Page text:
Hall of Fame center Patrick Ewing has accepted a multiyear contract to return to Georgetown University as its head coach.
Ewing, the associate head coach with the Charlotte Hornets, will leave the NBA coaching staff immediately to begin hiring a staff, recruiting and working on rebuilding his alma mater’s program in the Big East Conference.
“It’s a big loss for us, but obviously we are all thrilled for Patrick to have this opportunity,” Hornets coach Steve Clifford told The Vertical on Monday afternoon.
“I think that he’s attacked the coaching profession in the same work manner that made him so successful as a player. He’s a nuts and bolts coach, detailed oriented and constantly looking for ways to make himself better. He’s going be a big loss here.”
The Hornets traveled to Washington on Sunday night in preparation for a Tuesday night game against the Washington Wizards, and Ewing had a face-to-face meeting with university officials after several days of phone conversations, sources said. A deal was struck in the early afternoon on Monday.
Ewing has dutifully studied the vastly different job requirements of running a college program, talking with, among others, college coaches who made the jump from professional basketball backgrounds, sources told The Vertical. He gathered information on potential assistant coaches, working to find a staff that’ll balance his inexperience in recruiting.
Those who have talked with Ewing in the past week believe that he’s fully understanding of the consuming nature of big-time college recruiting and prepared to immerse himself in it.
“Patrick has such great reverence for Coach [John] Thompson and all he did for him – as well as all the other coaches he played for and worked under,” Jeff Van Gundy told The Vertical. “But people would be underestimating Patrick if they felt he was going to try to completely emulate anyone else as a head coach. He’s going to be his own man.”
Ewing played for Van Gundy with the Knicks and served five seasons as an assistant coach under him with the Houston Rockets.
“Very few who have been a top-50 player of all time has ever invested more into a second career than Patrick has into coaching,” Van Gundy told The Vertical. “Because of that work ethic and his understanding of the craft, he’s not going into it alone. He’s going to work together with his staff and players and the coaches of players of prospective players. He’s going to be very inclusive. It’s going to serve him well.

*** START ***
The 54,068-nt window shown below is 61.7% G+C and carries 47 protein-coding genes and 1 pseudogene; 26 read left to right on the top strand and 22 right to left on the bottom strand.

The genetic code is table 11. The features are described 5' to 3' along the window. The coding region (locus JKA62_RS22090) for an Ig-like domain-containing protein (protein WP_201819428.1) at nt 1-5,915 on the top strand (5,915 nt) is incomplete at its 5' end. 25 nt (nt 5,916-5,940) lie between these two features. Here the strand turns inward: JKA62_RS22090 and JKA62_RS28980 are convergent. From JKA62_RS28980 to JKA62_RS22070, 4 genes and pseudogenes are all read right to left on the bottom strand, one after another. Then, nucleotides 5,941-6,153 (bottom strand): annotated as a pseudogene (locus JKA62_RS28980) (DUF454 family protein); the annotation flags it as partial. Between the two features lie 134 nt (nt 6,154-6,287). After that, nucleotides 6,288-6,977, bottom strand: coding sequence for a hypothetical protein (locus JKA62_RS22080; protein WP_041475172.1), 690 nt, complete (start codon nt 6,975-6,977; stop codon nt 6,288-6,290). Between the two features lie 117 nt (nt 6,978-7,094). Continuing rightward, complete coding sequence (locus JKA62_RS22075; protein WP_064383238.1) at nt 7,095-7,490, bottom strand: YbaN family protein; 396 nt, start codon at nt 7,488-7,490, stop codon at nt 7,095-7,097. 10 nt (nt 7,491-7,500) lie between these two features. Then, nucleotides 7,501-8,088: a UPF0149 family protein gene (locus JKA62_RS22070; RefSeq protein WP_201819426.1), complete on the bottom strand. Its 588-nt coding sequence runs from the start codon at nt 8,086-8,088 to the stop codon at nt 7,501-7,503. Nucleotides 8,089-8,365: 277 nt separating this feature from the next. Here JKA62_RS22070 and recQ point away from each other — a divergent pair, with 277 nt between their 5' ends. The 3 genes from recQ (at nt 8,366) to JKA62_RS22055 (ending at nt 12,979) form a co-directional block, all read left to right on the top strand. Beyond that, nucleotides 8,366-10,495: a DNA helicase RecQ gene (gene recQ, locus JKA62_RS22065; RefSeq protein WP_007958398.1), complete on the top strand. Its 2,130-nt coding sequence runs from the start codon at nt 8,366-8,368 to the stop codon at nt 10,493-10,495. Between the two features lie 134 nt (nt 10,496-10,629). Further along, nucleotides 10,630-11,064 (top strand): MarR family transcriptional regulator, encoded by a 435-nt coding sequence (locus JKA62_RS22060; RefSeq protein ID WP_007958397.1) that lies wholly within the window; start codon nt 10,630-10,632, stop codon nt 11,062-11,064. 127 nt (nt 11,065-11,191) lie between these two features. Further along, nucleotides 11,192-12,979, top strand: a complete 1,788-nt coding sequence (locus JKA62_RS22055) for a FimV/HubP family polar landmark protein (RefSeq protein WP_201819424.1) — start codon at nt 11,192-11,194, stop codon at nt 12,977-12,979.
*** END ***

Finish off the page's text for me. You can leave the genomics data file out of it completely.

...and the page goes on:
“His personality has been misunderstood for so long that I can’t get wait for him to show the masses his humor and intelligence and his core values when it comes to leadership.”
John Thompson Jr., the Hall of Fame coach who recruited Ewing and turned the program into a national power, had been a strong proponent of Ewing’s candidacy and made his preference known to university officials, league sources said. Georgetown fired John Thompson III after the team missed the NCAA tournament in the final two seasons of his 13-year Hoyas tenure.
Ewing has been an NBA assistant coach for 15 seasons and has increasingly become a viable NBA head-coaching candidate. Ewing has regularly coached the Hornets’ summer league team. Ewing has been an assistant under Jeff and Stan Van Gundy and Clifford, and all had significant conversations with Georgetown officials and the Korn Ferry search firm about their belief in Ewing’s potential as a head coach, league sources told The Vertical.
Ewing, 54, has long been committed to pursuing an NBA head-coaching job and was close to getting the Sacramento Kings’ job in the spring. Only the sudden availability of Dave Joerger, whom Memphis fired, stood between Ewing and a formal offer, league sources said.
Ewing was a three-time All-American for the Hoyas and a 1984 national champion. As the No. 1 overall pick in the 1985 NBA draft by the New York Knicks, Ewing’s illustrious playing career is synonymous with the start and the ultimate height of the Hoyas dynasty.
Ewing has proven himself to be a tenacious worker and engaged tactician in the NBA as part of staffs with Clifford and the Van Gundys.
For Georgetown, Ewing’s candidacy represented the most opportunistic scenario to keep the school’s coaching job in the Hoyas family. Since John Thompson Jr.’s hiring in 1972, the program has had only three coaches – Thompson, Craig Esherick and John Thompson III.
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